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Chester County man sentenced to life in prison for killing his girlfriend in a brutal assault

An East Vincent Township man was sentenced to life in prison Monday in an attack that prosecutors described as “slow, tortuous, painful and degrading.”

Leroy Brahm III, 33, was convicted of first-degree murder for the December 2021 killing of Annabel Meenan, 21, . Brahm brutally attacked Meenan in the home they shared, punching, kicking and stomping her body during an hours-long assault. The attack was captured by home surveillance cameras prosecutors said he had set up to monitor Meenan when he wasn’t home.

That surveillance, and the paranoia behind it, betrayed the fraying of the couple’s tumultuous, abusive relationship, Deputy District Attorney Kate Wright said Monday. Brahm, Wright said, had manipulated and controlled Meenan’s life since he first met her when she was 17 years old.

“One lifetime is simply not enough for him,” Wright said Monday as she described the severe injuries that Brahm inflicted on Meenan. “Annabel deserved a life, and now the only thing we can give her is justice.”

Brahm’s attorney, Scott McIntosh, argued at trial that his client never intended to kill Meenan. He and alcohol, giving in to his anger and losing control.

At Monday’s proceeding, McIntosh told Chester County Court Judge Alita Rovito “the jury didn’t buy” that theory of the case, and said his client was prepared for the mandatory life sentence that came with a first-degree murder conviction.

Rovito, however, didn’t seem to buy McIntosh’s explanation either: She sentenced Brahm to an additional 18-to-40 years in state prison for two counts of aggravated assault Brahm had also been convicted of at trial for prior injuries he had inflicted on Meenan.

Rovito, in passing down that sentence, made her feelings clear, saying Brahm had “beaten Annabel like a caged animal” and showed no remorse during the trial, even laughing and smiling during testimony.

“I am generally an optimist. I like to give a chance to see the good in people,” Rovito said. “You have given me no chance. I do not believe you can be rehabilitated.”

Brahm and Meenan had argued for months over her relationship with Kevin Walters, a regular at the Black Horse Tavern in Phoenixville, the bar the couple often drank at. Brahm had brought Walters into their relationship, encouraging Meenan to have sex with him. That arrangement later led to jealousy, as Brahm saw that Meenan was spending more time with Walters, and seemed to prefer him to Brahm, prosecutors said.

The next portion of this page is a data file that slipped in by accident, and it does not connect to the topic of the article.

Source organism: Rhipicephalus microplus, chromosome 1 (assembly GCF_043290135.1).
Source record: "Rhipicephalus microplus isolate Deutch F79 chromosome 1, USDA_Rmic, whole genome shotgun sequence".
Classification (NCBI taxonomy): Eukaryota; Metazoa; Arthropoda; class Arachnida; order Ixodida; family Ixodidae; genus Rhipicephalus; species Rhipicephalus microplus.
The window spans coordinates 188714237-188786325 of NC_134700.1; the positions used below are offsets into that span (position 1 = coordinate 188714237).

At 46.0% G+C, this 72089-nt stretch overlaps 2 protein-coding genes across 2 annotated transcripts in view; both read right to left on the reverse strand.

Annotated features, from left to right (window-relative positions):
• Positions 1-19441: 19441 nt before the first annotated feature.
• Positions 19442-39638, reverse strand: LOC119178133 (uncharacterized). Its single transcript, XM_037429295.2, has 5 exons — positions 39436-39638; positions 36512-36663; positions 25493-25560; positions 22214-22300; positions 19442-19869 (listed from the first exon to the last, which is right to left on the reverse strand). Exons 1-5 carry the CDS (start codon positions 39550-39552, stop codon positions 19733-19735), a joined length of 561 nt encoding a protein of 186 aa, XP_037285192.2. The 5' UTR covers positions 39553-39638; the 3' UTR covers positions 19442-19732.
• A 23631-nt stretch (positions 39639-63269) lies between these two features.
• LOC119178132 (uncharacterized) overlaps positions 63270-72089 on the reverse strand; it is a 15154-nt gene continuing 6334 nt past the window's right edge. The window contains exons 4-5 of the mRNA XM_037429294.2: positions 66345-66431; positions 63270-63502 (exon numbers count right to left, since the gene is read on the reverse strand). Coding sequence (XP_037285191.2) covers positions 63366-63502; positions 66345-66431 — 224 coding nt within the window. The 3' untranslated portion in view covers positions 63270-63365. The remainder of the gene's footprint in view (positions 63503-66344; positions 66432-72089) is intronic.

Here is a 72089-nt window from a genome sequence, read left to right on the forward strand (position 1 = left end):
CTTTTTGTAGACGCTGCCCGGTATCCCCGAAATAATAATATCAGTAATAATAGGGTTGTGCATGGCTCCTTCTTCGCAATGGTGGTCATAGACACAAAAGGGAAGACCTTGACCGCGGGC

On Dec. 3, 2021, after a night of drinking at the tavern, Brahm and Meenan got into an argument in their home on Buttonwood Avenue, Wright said. Brahm punched Meenan more than 80 times and slammed her head into their cat’s litter box.

Brahm dragged Meenan by her hair throughout the house, then jumped and stomped on her body, hard enough at one point to knock a hole into the drywall.

He later knocked Meenan off the couch she had been sitting on, and flipped the piece of furniture on top of her. He then sat on the couch, eventually falling asleep. He awoke the next morning to find her dead, and called police, telling them her injuries were due to rough sex.

But it was far from the first time Brahm had hurt her. During one assault in November 2021, Brahm kicked Meenan hard enough in her leg that he fractured her fibula, prosecutors said. A week later, he choked her to the point of unconsciousness.

Members of for the sentencing. They described, through tears, how Brahm had slowly twisted Meenan against them, preventing her from speaking or spending time with her loved ones as a means of controlling her.

Her father, Brian, said that his life ended when hers did, describing himself as a shell of who he once was. He lamented that his daughter had never experienced true love, and would forever be robbed of marriage and a family of her own.

“A loss like this is like the loss of a limb,” he said. “You never truly heal. You just learn to adjust to a new existence.”

Even after her death, Meenan’s legacy lived on, her family said. Her coworkers at Rothman Orthopedics organized fundraisers for women’s shelters and dedicated a bench in her name. Other women in abusive relationships heard Meenan’s story and left their own toxic partners.

Speaking now, two-and-a-half years after Meenan’s death, her family said they wished she could’ve done the same.